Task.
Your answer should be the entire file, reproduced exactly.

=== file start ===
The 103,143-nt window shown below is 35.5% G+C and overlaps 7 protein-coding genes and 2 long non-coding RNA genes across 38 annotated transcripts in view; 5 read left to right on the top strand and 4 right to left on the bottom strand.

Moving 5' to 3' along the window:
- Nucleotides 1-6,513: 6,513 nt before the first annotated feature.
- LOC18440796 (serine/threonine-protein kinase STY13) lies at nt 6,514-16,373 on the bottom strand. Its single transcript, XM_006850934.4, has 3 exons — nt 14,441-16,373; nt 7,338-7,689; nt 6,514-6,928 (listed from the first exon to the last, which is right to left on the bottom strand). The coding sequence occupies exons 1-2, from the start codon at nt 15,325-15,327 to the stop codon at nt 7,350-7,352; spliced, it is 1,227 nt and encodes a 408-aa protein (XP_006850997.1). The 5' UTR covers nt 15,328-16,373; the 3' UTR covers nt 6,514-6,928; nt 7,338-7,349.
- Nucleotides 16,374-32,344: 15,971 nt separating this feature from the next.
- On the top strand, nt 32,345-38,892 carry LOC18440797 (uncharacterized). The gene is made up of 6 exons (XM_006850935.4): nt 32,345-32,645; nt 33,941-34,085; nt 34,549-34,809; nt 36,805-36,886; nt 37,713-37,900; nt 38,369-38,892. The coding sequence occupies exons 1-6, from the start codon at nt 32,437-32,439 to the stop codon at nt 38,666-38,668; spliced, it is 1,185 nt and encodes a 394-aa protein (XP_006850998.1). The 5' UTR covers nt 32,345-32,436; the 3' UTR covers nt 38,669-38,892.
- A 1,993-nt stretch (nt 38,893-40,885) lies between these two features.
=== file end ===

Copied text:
The 103,143-nt window shown below is 35.5% G+C and overlaps 7 protein-coding genes and 2 long non-coding RNA genes across 38 annotated transcripts in view; 5 read left to right on the top strand and 4 right to left on the bottom strand.

Moving 5' to 3' along the window:
- Nucleotides 1-6,513: 6,513 nt before the first annotated feature.
- LOC18440796 (serine/threonine-protein kinase STY13) lies at nt 6,514-16,373 on the bottom strand. Its single transcript, XM_006850934.4, has 3 exons — nt 14,441-16,373; nt 7,338-7,689; nt 6,514-6,928 (listed from the first exon to the last, which is right to left on the bottom strand). The coding sequence occupies exons 1-2, from the start codon at nt 15,325-15,327 to the stop codon at nt 7,350-7,352; spliced, it is 1,227 nt and encodes a 408-aa protein (XP_006850997.1). The 5' UTR covers nt 15,328-16,373; the 3' UTR covers nt 6,514-6,928; nt 7,338-7,349.
- Nucleotides 16,374-32,344: 15,971 nt separating this feature from the next.
- On the top strand, nt 32,345-38,892 carry LOC18440797 (uncharacterized). The gene is made up of 6 exons (XM_006850935.4): nt 32,345-32,645; nt 33,941-34,085; nt 34,549-34,809; nt 36,805-36,886; nt 37,713-37,900; nt 38,369-38,892. The coding sequence occupies exons 1-6, from the start codon at nt 32,437-32,439 to the stop codon at nt 38,666-38,668; spliced, it is 1,185 nt and encodes a 394-aa protein (XP_006850998.1). The 5' UTR covers nt 32,345-32,436; the 3' UTR covers nt 38,669-38,892.
- A 1,993-nt stretch (nt 38,893-40,885) lies between these two features.